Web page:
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This article was written by Leslie Stephen and was published in 1891.
Francis Jeffrey, Lord Jeffrey, critic, born 23 October 1773, in Charles Street, St. George's Square, Edinburgh, was the son of George Jeffrey, depute-clerk in the court of session, by Henrietta, daughter of John Louden, a farmer near Lanark. The family consisted of Margaret (died in childhood); Mary, married, 21 April 1797, to George Napier, writer to the signet; Francis; John, who became a merchant, was settled for some years before 1807 in Boston, Mass., as partner of his father's brother, who had married a sister of John Wilkes, and afterwards led a secluded life in Scotland; and Marion, married, 7 June 1800, to Dr. Thomas Brown, a physician in Glasgow. She died in 1846. The father, a high tory, was sensible and respectable, but of gloomy temper. The mother, who was much loved by her family (the more so from the contrast between her and her husband), died in 1786. Francis was healthy, though diminutive. He learnt dancing before he was nine, but was never good at any bodily exercise except walking.
In October 1781 he was sent to the high school at Edinburgh, where his first master was a Mr. Fraser, teacher of Scott in the preceding and of Brougham in the succeeding class. After four years under Fraser he entered the class of the rector, Alexander Adam but showed no special promise. He studied at Glasgow during the sessions of 1787-8 and 1788-9, and formed friendships with the Greek professor, John Young, and the logic professor, John Jardine. His father forbade him to attend the classes of Millar, the most famous, but unfortunately most whiggish, professor of the time, and in after years blamed himself for allowing his son to be corrupted even by the contagion of Millar's indirect influence. His intellectual vivacity now began to appear; he distinguished himself in a debating society, proposed to act Sigismunda in Thomson's Tancred and Sigismunda, till the play was forbidden by the authorities, and wrote to his old rector Adam to propose a philosophical correspondence. He read and annotated systematically and practised himself carefully in composition, writing essays, translations, and poems, from which his biographer has given many extracts.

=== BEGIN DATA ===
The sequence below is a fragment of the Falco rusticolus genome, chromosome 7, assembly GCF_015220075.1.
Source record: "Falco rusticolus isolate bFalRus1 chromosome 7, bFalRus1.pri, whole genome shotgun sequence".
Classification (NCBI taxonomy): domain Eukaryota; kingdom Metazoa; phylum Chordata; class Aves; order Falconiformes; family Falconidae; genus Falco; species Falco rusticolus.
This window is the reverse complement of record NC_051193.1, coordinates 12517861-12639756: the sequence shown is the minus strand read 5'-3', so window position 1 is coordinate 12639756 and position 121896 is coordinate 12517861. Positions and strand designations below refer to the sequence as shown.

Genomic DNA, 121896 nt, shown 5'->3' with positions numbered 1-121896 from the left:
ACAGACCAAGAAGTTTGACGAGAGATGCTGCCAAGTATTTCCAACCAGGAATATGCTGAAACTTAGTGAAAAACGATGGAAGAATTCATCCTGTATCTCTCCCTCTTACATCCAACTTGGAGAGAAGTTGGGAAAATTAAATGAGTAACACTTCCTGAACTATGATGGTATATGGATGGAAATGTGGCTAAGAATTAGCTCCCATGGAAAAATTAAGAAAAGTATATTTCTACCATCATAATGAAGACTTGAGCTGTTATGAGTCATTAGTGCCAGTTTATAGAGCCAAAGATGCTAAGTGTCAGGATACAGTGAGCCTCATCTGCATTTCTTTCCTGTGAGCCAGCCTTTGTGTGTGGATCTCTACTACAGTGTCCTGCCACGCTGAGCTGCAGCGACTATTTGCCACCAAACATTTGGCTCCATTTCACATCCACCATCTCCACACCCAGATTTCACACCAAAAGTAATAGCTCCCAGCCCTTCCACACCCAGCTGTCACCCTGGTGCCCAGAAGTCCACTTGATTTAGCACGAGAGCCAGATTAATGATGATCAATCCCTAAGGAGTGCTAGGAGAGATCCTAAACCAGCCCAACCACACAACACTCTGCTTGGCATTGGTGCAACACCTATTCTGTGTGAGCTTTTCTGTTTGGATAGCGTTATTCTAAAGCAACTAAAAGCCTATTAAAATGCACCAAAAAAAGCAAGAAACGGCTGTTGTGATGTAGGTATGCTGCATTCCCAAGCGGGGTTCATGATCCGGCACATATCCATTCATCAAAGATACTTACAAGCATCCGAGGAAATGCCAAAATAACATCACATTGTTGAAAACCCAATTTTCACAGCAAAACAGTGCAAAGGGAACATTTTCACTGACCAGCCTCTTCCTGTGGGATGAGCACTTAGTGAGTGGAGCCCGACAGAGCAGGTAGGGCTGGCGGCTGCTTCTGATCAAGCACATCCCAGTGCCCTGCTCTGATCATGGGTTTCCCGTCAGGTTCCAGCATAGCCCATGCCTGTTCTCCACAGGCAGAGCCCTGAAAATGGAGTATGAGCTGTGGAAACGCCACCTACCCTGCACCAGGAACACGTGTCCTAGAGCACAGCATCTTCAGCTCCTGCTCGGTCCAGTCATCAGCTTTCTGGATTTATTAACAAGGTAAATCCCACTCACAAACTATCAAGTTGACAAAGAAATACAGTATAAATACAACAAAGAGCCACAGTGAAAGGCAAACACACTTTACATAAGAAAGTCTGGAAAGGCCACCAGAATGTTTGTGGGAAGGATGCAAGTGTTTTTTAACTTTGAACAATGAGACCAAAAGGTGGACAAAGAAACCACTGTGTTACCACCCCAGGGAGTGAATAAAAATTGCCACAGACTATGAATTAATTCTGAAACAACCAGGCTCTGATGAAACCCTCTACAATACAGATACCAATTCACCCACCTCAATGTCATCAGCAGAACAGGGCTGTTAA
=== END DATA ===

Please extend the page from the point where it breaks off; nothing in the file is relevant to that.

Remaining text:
After leaving Glasgow he stayed at Edinburgh for a time, attending the law classes of Hume and Dick, but seeing few friends except his uncle, William Morehead (d. 1793), at whose house at Herbertshire in the county of Stirling he passed much time. One charm of the house was a good library, where Jeffrey extended his reading and self-culture. In September 1791 he went to Oxford and entered Queen's College, but disliked the place, found his companions uncongenial and dissipated, and left Oxford for good 5 July 1792. He managed at Oxford to get rid of his old Scottish, but acquired in its place an unpleasing English accent. A 'high-keyed accent and a sharp pronunciation, with extreme rapidity of utterance' marred his oratory, though his peculiarities were afterwards softened. Jeffrey always retained a keen interest in Scottish universities. In 1820 he was elected lord rector of Glasgow, and delivered an excellent address to the students, besides founding a prize on his retirement for the best Greek student. In 1849 it was finally settled that the prize should be a gold medal. He took part in the foundation of the Edinburgh Academy (1824), and was afterwards a director. While busied in 1833 with official duties he found time to secure the use of rooms in the college at Edinburgh for the students' societies.